The US made its endorsement official on Wednesday, September 19 - presumably after Strauss-Kahn's bilateral meetings, but before his Thursday interview with the Executive Board. In a statement, Treasury Secretary Henry Paulson urged other members to support the candidature as well. The U.S. offered its support, he said, because Strauss-Kahn "will work to make the bold reforms necessary to lead a strong and relevant Fund into the future." He is prepared "to vigorously pursue reform of the IMF, including ... giving a greater voice to emerging market countries."

As for Tošovský (according to Russia's representative to the IMF), he has the "broad support" of many unspecified developing countries. Russia said it was depending on those countries' backing in the final decision-making process.

Under a long-standing agreement the EU chooses the Managing Director of the IMF and the United States chooses the President of the World Bank. Portuguese Finance Minister Fernando Teixeira dos Santos announced on September 15 after a two-day meeting with EU finance ministers that they would be willing to open the process after the selection of the next candidate. "We are willing to discuss, after the mandate of the next managing director, who we expect to be a European, a different procedure that could deliver a different outcome."

The EU is likely to insist that any reform in the selection of the MD of the IMF be matched with similar efforts in the selection of President of the World Bank.

The current salary of the Fund's Managing Director reportedly is $461,510 (USD), tax-free.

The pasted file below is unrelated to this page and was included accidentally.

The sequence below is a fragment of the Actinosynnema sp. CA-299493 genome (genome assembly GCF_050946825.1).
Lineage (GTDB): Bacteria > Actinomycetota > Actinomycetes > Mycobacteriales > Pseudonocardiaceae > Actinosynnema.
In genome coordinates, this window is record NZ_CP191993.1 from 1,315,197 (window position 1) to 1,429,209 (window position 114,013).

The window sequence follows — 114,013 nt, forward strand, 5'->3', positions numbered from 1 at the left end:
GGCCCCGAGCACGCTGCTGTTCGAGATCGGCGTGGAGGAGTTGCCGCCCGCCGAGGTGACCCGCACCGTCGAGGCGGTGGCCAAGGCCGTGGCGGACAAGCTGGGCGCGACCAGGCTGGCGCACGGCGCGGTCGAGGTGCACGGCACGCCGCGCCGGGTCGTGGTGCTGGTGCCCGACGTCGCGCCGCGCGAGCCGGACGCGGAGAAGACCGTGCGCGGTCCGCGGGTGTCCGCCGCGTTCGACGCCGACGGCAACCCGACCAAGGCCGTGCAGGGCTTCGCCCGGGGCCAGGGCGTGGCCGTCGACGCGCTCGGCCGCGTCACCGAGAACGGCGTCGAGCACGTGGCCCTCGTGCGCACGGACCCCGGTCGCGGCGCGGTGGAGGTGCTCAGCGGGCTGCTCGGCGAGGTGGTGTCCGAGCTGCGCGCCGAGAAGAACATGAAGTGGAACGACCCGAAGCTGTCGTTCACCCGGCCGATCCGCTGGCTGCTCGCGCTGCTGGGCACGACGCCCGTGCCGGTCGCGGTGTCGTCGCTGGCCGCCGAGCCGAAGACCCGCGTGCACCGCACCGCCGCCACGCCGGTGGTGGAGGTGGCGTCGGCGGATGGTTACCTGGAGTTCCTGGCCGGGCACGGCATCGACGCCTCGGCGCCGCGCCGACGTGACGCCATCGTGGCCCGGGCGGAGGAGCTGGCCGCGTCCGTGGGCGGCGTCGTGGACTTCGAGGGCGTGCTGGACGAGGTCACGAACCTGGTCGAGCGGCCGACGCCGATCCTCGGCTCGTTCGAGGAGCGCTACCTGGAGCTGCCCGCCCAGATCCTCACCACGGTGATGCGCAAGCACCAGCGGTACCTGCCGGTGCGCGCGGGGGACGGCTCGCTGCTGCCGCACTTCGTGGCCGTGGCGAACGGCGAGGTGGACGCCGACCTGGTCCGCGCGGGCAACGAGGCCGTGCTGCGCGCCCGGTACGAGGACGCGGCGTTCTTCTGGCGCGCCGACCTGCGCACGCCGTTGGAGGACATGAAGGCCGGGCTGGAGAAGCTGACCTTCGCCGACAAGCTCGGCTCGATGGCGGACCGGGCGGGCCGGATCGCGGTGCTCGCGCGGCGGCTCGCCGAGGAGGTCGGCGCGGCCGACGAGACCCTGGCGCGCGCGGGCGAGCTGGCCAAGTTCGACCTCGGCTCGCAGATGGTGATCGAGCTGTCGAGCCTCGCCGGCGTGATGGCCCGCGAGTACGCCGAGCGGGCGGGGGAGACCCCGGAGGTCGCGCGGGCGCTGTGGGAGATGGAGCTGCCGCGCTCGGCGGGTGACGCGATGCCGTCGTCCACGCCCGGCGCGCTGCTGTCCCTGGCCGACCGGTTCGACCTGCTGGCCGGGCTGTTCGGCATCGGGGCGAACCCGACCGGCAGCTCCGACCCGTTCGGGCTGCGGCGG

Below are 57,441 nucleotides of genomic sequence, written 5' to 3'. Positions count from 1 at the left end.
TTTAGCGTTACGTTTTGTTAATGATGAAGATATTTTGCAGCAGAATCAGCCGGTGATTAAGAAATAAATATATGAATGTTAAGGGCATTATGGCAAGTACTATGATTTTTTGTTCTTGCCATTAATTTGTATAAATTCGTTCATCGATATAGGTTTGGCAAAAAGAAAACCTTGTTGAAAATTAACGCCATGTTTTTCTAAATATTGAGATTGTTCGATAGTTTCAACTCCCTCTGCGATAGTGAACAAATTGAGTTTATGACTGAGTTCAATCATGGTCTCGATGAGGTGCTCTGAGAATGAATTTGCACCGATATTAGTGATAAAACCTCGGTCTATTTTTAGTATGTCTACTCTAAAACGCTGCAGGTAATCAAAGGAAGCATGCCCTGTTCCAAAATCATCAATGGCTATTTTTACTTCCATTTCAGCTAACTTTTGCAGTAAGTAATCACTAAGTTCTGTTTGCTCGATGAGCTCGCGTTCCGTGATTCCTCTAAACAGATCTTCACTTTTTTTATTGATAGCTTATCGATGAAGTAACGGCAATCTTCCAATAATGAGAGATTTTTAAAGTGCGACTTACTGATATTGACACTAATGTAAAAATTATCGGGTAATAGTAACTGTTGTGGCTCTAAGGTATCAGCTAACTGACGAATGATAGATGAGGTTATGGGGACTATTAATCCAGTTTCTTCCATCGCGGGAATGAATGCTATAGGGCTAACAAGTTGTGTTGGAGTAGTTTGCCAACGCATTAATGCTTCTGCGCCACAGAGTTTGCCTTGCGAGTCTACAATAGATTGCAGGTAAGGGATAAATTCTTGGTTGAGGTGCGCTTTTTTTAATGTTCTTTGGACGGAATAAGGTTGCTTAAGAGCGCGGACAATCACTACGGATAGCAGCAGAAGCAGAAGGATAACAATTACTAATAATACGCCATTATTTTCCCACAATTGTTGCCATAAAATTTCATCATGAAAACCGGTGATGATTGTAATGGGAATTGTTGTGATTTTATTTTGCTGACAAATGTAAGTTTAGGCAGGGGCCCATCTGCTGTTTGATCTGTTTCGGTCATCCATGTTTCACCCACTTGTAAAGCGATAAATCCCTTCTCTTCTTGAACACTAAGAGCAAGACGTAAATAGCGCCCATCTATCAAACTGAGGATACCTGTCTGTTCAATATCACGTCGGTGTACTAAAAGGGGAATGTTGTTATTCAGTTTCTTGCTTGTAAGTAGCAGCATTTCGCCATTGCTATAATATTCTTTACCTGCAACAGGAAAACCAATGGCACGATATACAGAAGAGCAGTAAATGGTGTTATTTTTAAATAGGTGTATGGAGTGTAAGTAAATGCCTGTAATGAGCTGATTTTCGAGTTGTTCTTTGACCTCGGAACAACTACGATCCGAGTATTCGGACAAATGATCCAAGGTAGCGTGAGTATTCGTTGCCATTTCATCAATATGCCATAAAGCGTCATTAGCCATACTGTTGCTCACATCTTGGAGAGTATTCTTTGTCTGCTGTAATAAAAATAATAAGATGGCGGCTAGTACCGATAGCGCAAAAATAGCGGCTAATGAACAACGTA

Next Steps

  • Election of next Managing Director by IMF Board of Directors: September 28
  • Current Managing Director Rodrigo De Rato's final day: October 31
  • New Managing Director begins work at the Fund: November 1

Prospects for Reform

Russia's nomination of Tošovský is "the most public challenge to the absurd IMF nomination process yet," according to one analyst (see imfleadership.org). It provides a precedent for a Board member to put forward a candidate from another country. Also, Tošovský is Eastern European, which according to this analyst could open the door to future nominees from developing countries.

Although multiple candidates have been considered in past MD selection processes, those contests were "insider affairs, little reported on in the press." And unlike the recent process to select a new head of the World Bank, this situation presents the IMF board with a choice. While this is an important challenge to the EU's control of the selection process, Russia's nomination of an alternative candidate is only a first step toward a process that could yield candidates from developing countries.

A key civil society analyst noted yesterday, "Despite fiery rhetoric on the need to change the Fund, not a single developing country stepped forward to nominate a candidate for MD that would do just that - spitfire leaders in Ecuador and Venezuela included. If, as Russia repeatedly claims, Tošovský has support from a wide range of developing countries, this is a sad indication of how demoralized developing countries have become in pressing demands for change at the [international financial institutions]."

Statements by developing country groupings have said that they would need clear assurances from the U.S. and EU that their candidates would be given fair consideration before the Board.

If Strauss-Kahn is selected, it will be on a platform that emphasizes the need for far-reaching reform, including increased decision-making power for developing country members and transparency and fairness in choosing the Managing Director. (See excerpts of his statement above.)

Countries' endorsements of Strauss-Kahn's candidature have also come with encouragement to realize these commitments: